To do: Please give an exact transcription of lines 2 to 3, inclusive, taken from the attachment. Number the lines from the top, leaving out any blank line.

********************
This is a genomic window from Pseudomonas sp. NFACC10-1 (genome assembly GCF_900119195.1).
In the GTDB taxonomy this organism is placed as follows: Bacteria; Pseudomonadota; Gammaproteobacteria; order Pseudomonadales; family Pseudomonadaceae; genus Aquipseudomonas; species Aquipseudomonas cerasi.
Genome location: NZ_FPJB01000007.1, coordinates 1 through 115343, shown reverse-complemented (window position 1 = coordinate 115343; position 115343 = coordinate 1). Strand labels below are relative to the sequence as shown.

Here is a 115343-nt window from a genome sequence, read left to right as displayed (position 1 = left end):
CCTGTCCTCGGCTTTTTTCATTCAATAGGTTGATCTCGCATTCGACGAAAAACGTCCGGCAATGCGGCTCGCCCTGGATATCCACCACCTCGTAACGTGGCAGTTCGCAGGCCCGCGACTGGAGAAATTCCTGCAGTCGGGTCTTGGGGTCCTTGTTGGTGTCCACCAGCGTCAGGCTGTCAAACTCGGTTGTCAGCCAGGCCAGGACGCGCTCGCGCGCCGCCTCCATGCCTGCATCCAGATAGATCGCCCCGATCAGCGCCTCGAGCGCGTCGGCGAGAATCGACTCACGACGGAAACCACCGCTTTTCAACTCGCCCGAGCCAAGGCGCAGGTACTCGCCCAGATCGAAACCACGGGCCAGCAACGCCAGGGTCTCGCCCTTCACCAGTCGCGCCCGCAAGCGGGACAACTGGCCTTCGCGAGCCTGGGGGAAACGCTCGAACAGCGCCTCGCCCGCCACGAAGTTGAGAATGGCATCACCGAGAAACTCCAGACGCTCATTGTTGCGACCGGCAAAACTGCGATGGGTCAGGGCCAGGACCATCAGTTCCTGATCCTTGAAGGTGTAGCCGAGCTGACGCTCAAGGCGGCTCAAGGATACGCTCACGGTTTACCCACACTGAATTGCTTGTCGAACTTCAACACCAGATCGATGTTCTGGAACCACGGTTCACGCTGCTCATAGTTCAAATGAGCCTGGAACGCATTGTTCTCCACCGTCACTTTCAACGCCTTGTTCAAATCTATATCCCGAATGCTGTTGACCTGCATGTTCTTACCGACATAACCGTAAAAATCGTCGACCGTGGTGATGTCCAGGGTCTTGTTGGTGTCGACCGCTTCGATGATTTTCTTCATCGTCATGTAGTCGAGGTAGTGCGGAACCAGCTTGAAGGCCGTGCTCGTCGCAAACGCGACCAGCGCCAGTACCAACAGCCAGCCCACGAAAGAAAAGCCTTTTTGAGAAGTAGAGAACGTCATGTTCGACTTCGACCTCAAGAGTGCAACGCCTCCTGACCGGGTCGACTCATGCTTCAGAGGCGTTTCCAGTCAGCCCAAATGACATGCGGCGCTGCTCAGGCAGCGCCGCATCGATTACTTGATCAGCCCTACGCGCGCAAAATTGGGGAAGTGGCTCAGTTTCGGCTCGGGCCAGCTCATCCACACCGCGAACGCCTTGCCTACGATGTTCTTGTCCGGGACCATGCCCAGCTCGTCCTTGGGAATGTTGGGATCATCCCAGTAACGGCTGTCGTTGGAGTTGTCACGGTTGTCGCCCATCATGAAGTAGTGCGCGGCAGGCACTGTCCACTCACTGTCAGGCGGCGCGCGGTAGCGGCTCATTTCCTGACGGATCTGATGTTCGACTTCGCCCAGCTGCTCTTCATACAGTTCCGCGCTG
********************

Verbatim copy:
In the GTDB taxonomy this organism is placed as follows: Bacteria; Pseudomonadota; Gammaproteobacteria; order Pseudomonadales; family Pseudomonadaceae; genus Aquipseudomonas; species Aquipseudomonas cerasi.
Genome location: NZ_FPJB01000007.1, coordinates 1 through 115343, shown reverse-complemented (window position 1 = coordinate 115343; position 115343 = coordinate 1). Strand labels below are relative to the sequence as shown.